The Education Department published new guidance last Friday on applying for Borrower Defense to Repayment, a student loan forgiveness program that can provide relief to borrowers who were misled by their school. The updated guidance includes strategies and tips for increasing the chances that a borrower’s application will ultimately be approved.
Here’s what borrowers should know.
Borrower Defense to Repayment Can Lead to Student Loan Forgiveness and Other Debt Relief
Borrower Defense to Repayment is a federal student loan debt relief program designed for borrowers who have been defrauded by their school. Under the program, “certain conduct by a school you attended might make you eligible to receive a discharge of some or all of your federal student loans,” as well as refunds of past payments in certain cases, according to the Education Department.
Examples of school misconduct that can give rise to a Borrower Defense claim include misrepresentations or false promises about key elements of an educational or vocational program such as admissions statistics, career prospects, or the transferability of credits to other institutions. Breach of a contract can also give rise to a Borrower Defense claim.
Not all types of school-related misconduct can result in a viable Borrower Defense claim, however. General dissatisfaction with a program or facilities, conflicts with teachers or other students, and civil rights violations can all be serious, but do not necessarily fall under the umbrella of an actionable Borrower Defense claim.
To request relief under the program, borrowers must submit a detailed application describing their experiences.
Education Department Releases New Guidance on Applying for Borrower Defense Debt Relief
According to the Education Department’s newly published guidance, there are a number of things a borrower can do to strengthen their application and increase the chances of getting approved for student loan forgiveness under the Borrower Defense program:
- Borrowers should make a clear connection between the school’s misconduct and their decision to enroll in the school or remain enrolled. In other words, the school’s misconduct cannot be incidental or unrelated to enrollment decisions. “The misrepresentation, breach of contract, or judgment must have affected your decision to enroll and take out federal loans, or it must be related to the school’s educational services,” says the guidance.
- Include supporting documentation with your application that substantiates your allegations. This can include “emails or other communications between you and your school, course catalogs, student handbooks, and advertisements from your school (such as web ads, social media ads, email ads, print ads, or YouTube links to television ads),” as well as copies of the applicable contract if you are asserting a breach of contract claim.
- Be as specific as possible in your application. In other words, don’t just broadly assert that the school made a misrepresentation or false promise. Specify who made the misrepresentation, what the misrepresentation was, how and when it was communicated to you, why the information was important to you, how and why you relied on it, and ultimately how that reliance negatively impacted you.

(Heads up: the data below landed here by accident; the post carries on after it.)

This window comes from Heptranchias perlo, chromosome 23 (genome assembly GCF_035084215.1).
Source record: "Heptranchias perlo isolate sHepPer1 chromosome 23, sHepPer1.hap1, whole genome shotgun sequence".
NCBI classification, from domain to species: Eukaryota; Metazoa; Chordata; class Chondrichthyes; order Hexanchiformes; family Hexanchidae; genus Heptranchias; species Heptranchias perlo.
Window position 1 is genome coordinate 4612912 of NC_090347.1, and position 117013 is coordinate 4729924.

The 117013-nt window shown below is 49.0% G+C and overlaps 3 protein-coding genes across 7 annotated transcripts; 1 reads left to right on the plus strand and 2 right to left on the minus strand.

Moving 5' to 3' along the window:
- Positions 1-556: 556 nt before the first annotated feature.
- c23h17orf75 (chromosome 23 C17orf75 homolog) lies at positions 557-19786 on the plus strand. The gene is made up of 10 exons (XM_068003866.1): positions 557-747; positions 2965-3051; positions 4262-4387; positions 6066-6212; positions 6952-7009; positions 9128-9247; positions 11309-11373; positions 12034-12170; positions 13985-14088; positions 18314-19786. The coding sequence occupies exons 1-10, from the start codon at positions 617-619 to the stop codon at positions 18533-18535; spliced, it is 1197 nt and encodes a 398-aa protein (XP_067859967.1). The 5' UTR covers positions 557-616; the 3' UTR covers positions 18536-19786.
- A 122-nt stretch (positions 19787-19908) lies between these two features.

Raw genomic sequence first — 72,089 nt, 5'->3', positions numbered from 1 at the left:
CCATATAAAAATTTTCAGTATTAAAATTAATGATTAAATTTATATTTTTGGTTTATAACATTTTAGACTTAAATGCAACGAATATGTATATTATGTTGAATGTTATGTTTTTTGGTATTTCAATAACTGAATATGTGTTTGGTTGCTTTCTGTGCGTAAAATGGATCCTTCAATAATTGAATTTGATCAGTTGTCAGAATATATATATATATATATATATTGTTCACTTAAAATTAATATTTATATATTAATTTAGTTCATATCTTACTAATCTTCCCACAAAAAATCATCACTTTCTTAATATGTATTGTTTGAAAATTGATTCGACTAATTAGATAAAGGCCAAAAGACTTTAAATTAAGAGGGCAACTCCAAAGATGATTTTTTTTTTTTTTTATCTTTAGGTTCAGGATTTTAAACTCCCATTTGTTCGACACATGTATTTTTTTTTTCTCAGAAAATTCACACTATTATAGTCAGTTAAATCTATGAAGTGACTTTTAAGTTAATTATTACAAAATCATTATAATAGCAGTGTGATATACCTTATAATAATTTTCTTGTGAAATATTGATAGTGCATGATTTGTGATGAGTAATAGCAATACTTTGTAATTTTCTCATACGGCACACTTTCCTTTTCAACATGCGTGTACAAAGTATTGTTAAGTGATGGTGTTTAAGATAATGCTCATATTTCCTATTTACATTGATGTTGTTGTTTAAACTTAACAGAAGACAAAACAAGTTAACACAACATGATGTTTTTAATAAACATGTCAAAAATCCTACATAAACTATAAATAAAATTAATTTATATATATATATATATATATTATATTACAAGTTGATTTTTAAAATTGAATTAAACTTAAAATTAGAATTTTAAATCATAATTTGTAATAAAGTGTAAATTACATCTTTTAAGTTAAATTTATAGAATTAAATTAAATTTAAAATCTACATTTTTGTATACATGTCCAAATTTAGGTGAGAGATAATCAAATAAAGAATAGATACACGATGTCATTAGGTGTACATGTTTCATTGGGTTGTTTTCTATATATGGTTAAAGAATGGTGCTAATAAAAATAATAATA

- Be as through and complete as possible in documenting your allegations, but also be sure to be truthful. “At the end of your application, you’ll certify under the penalty of perjury that your application is accurate and true to the best of your knowledge,” warns the Education Department. “This means that you could face criminal prosecution if you knowingly submit a false statement on your application.”
Other Borrower Defense and Related Student Loan Forgiveness Updates To Know About
Hundreds of thousands of borrowers may be eligible for $6 billion in automatic debt relief under an approved settlement in the Sweet vs. Cardona case to resolve stalled Borrower Defense applications. However, that relief has been temporarily halted while a court considers whether to stay the relief pending an appeal by several impacted schools. A decision on the stay is expected before the end of the month. Borrowers who aren’t covered by the Sweet settlement can still apply for Borrower Defense relief; they just would not be entitled to automatic relief under the settlement.
Meanwhile, later this summer the Biden administration is set to enact new Borrower Defense regulations. Under these new rules, additional types of school misconduct can give rise to a Borrower Defense claim (i.e., “aggressive and deceptive recruitment” practices and “substantial omissions of fact”), and the Department will be able to more easily issue group discharges to similarly-impacted borrowers. The new regulations will also allow for complete relief (rather than partial relief, which was permitted under the Trump administration) and a reconsideration process for borrowers who are denied. The updated regulations should go into effect by July 1.
Borrowers interested in exploring Borrower Defense can review the application and read up on the Education Department’s new guidance.
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